#160: Killer Joe (2011)

Bad to the (chicken) bone.

How do you follow 2006’s pesticidal horror film Bug? Why, you make Killer Joe, of course!

Working once again with blackly humorous playwright Tracy Letts, this film is a majestical ride to the dark depths of humanity, pushing the boundaries of narrative subjects and testing audiences threshold in the process.

Matthew McConnaughy plays no-nonsense hit man Joe Cooper. Brought into to the Smith family fold by wisecracking, angst teenager Chris (Emile Hirsch in his best-ever performance, FYI) to bump off their aloof maternal figure, when they can’t pay up the homicide fee, Joe suggests a retainer for the money in the form of possession of seventeen year old Dottie, the precocious nymph of the trailer park household. Macabre and dangerous plot twists, Killer Joe is an intense filmic experience and one that you might not be able to shake loose.

It’s in cinemas now, and so should you be.


IMDb it.

059: Into the Wild (2007)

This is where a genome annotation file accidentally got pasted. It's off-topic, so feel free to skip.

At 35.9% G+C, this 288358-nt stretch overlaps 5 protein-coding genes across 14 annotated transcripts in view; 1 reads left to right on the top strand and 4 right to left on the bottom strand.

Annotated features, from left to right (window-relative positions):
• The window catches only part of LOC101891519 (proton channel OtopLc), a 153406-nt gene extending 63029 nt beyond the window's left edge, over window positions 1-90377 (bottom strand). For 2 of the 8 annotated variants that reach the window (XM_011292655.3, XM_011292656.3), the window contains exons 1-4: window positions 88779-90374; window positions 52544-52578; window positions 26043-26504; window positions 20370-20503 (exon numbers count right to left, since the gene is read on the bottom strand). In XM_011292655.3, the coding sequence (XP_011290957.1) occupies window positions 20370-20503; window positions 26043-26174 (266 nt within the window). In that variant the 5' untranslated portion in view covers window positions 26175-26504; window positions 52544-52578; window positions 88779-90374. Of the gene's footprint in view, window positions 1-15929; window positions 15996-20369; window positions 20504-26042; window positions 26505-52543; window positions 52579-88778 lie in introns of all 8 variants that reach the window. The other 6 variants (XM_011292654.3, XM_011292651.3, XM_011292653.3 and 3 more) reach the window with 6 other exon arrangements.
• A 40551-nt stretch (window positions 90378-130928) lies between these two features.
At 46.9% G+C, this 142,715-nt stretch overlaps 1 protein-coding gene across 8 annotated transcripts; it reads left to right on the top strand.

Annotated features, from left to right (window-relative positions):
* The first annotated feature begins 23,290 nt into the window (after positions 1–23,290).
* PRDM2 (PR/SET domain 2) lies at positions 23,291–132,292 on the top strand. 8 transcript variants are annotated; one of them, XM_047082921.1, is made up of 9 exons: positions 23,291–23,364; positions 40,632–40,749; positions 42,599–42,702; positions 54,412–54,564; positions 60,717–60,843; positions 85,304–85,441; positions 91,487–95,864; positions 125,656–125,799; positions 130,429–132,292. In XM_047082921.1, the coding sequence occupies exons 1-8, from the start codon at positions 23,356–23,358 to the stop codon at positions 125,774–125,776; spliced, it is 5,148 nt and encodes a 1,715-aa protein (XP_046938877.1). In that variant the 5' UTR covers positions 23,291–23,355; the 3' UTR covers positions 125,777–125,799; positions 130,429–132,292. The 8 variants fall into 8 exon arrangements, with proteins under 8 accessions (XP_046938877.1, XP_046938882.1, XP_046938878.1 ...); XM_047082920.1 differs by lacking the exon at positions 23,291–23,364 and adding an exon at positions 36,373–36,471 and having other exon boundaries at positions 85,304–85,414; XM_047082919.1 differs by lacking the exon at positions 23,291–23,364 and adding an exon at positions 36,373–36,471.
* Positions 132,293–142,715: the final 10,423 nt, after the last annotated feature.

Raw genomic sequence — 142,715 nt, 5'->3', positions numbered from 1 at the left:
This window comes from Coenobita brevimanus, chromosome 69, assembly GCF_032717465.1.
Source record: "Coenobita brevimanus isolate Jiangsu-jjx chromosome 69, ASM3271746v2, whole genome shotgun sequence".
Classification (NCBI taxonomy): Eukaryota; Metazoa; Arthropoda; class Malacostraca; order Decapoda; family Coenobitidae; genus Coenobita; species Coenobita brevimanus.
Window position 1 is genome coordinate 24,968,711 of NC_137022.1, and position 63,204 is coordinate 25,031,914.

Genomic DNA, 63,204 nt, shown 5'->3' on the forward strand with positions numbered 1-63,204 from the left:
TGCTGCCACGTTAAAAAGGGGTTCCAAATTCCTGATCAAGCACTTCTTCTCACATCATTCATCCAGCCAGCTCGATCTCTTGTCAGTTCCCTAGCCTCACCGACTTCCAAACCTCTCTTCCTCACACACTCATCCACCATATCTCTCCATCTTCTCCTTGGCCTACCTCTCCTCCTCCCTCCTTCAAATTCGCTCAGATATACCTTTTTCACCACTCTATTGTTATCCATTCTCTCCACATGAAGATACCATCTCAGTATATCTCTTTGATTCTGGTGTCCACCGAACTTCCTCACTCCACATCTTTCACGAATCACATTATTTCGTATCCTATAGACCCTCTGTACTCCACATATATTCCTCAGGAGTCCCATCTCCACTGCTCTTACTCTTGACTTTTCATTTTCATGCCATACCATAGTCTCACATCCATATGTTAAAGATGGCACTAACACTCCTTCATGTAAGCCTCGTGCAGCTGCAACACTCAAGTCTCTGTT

In 2007, John Krakauer took the memoirs of young nomad traveller Christopher McCandless, adapted it to a full length nonfiction work, and then passed over the story rights to Sean Penn. The result, the film Into the Wild as the tales third incarnation, is ultimately a two and a half hour snore fest.

It would be ignorant to ignore Emile Hirsch’s staggeringly good character performance. More than losing considerable weight to match McCandless’ gradual diminishment, Hirsch is trying his damn hardest, earning his stripes and chewing up every single scene with poise and force. However, all that effort feels like a huge waste of energy when the finished product is so dull, with at least a third of the film’s length feeling superfluous.

Although Sean Penn is known for his political activism, Into the Wild feels inherently all-American and apolitical. Travelling across the vast American landscape, it’s a lonesome road movie, which is only made worse by alternative rock gruff-mistro Eddie Vedder creating the cheesy score. All of this, plus it’s ‘based on true events’ strap line make Into the Wild overtly poignant and worthy, constantly waving itself in front of academy award members, and attempting to pull on the audience’s heartstrings. Maybe mine are plucked, but I sure as hell ain’t crying.


IMDb it.